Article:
View From the West: Beating Up on Drum Machines
Photo by Ryan Suzuki
I hate drum machines.
This is purely subjective and I’m sure that there are many whose opinions on the matter, pro and con, are intense and inflamed, but I, for one, hate drum machines. Why is it that some composers are using those annoying drum pads?
A number of my current and former students have been bitten by the techno bug and have supplied me with their tapes, CDRs and a few CDs released by honest to goodness indie record labels replete with drum machines. And not all of them are jumping on the trance dance bandwagon, rather they include serious composers who are using musical materials of their culture. A number of CDs featuring drum machines by professional composers have made their way into my mailbox as well.
Perhaps part of the problem for me resides in the purely mechanistic, identical sound of the synthesized or sampled drums sounds as they are looped. That there is little sense of breath, nature, or humanity in such loops may contribute to my misgivings. That being said, I think it is essentially the timbre, the sound, that I find so disagreeable.
I know that I am on thin ice in terms of making a case for my contempt. In fact, I am really not making such a case, rather I’m just grousing, but hopefully considering the implications of my position.
As much as I admire and continue to be challenged by John Cage, his statement—that the music he enjoys most is that which occurs when he is very still and listening—remains a gauntlet thrown down that I have a difficult time picking up. There are simply some sounds that remain unappealing if not entirely objectionable. I really do not care to hear my dishwasher in action. I find it unbearable to hear the dishwasher running when I am eating a meal and I avoid the kitchen whenever it is on. The dishwasher is not and will likely never be musical or music for me, at least when it is running in my home. The same goes for drum machines.
Preferences regarding timbre are perhaps entirely subjective. There is the old saw that orchestrating for a single trombone is a gaffe. In his Treatise on Instrumentation, Berlioz asserts that trombones are “group instruments.” Chopin included a single trombone in his piano concertos and has suffered the slings and arrows of smug critics ever since. Could it be that writing for a single trombone is inherently bad? It seems hardly possible, yet there it remains in the orchestration textbooks.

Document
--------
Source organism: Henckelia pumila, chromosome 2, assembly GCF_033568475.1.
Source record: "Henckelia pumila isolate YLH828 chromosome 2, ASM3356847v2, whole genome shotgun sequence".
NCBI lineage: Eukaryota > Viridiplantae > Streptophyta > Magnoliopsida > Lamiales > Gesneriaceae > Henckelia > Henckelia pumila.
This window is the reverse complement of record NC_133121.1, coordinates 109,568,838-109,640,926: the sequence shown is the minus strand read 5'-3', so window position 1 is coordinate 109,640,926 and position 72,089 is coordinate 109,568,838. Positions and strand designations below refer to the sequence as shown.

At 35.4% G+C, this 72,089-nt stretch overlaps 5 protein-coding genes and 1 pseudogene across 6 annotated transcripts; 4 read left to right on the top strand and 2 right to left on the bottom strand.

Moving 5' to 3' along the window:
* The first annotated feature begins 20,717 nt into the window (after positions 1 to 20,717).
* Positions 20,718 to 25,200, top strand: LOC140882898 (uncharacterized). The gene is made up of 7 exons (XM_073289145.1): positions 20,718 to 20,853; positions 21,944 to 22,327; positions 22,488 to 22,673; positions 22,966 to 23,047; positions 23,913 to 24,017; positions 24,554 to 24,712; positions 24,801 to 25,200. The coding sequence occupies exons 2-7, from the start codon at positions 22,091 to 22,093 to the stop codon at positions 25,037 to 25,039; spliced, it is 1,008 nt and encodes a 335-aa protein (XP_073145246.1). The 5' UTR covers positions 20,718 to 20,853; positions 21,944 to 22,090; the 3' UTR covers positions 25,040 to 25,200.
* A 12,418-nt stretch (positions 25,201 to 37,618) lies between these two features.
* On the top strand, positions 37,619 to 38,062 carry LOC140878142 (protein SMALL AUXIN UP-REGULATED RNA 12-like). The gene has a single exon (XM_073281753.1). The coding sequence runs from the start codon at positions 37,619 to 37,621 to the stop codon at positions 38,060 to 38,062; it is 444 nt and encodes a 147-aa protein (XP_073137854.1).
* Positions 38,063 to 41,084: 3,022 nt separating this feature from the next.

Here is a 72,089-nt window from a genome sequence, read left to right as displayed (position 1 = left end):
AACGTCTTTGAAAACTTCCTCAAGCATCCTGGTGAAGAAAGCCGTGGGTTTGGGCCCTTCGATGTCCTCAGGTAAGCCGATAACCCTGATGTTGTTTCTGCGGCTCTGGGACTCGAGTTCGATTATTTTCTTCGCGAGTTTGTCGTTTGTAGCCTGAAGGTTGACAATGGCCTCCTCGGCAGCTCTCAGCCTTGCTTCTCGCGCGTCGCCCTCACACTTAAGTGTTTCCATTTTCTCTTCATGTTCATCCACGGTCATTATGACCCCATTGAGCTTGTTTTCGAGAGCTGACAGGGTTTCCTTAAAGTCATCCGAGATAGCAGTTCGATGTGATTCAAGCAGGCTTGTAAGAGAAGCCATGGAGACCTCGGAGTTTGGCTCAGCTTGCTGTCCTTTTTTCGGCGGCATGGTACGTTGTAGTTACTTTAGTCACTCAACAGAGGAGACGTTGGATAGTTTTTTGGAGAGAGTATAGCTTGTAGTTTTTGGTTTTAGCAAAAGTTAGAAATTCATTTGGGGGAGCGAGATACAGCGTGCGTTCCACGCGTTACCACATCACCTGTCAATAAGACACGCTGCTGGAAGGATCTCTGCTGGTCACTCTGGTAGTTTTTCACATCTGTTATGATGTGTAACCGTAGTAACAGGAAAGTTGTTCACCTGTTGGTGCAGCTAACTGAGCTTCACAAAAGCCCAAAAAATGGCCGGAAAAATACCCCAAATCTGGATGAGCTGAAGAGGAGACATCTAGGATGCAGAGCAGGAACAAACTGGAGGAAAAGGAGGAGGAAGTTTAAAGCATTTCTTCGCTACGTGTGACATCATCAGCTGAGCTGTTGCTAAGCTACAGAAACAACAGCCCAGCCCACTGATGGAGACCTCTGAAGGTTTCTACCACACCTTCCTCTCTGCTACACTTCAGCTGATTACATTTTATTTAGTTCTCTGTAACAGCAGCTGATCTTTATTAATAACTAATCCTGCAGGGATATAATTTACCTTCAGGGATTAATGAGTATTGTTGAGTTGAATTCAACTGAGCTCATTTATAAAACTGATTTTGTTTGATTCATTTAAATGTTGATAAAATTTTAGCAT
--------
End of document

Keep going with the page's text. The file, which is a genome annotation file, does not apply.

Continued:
To shoot even more holes in my argument, Philip Glass used Farfisa portable electric organs extensively in his early days. The instruments were very cheap, both in terms of cost and quality. The Farfisa had a wheezy, reedy, buzzing and ultimately cheesy sound that was most often heard in bubble gum pop, some quarters of psychedelic rock, and in a host of garage bands (my own junior high rock band had one of ‘em). Though the sound was crude and chintzy, it became emblematic of Glass’s music and he has since sampled the Farfisa which remains in his arsenal of digital keyboard sounds to this day. While the sound can be annoying in some (most?) contexts, it now sounds great in Glass’s work. Using a “better” electric organ, such as the classic Hammond B3 would sound out of place and inappropriate in Glass’s music, though rock, R&B, funk, and the classic jazz organ trio would be much the worse in its absence.
I recently heard the Philip Glass Ensemble perform along with the film Koyaanisqatsi. As he has been doing for years with this piece and many others, Glass has re-orchestrated it for live performance. Instead of using acoustic instruments found in the original film score, many of the instrumental sounds have been sampled and are played back on keyboard instruments. No matter how good the current technology, the digital trumpets of “Clouds” and the voices, especially in the a cappella portion of “Vessels” do not sound authentic (well, the ensemble’s soprano sings one of the parts live). The attack/decay envelopes and the basic timbres are simply not right. It did not sound bad, but live performances on acoustic instruments would unquestionably sound “better.”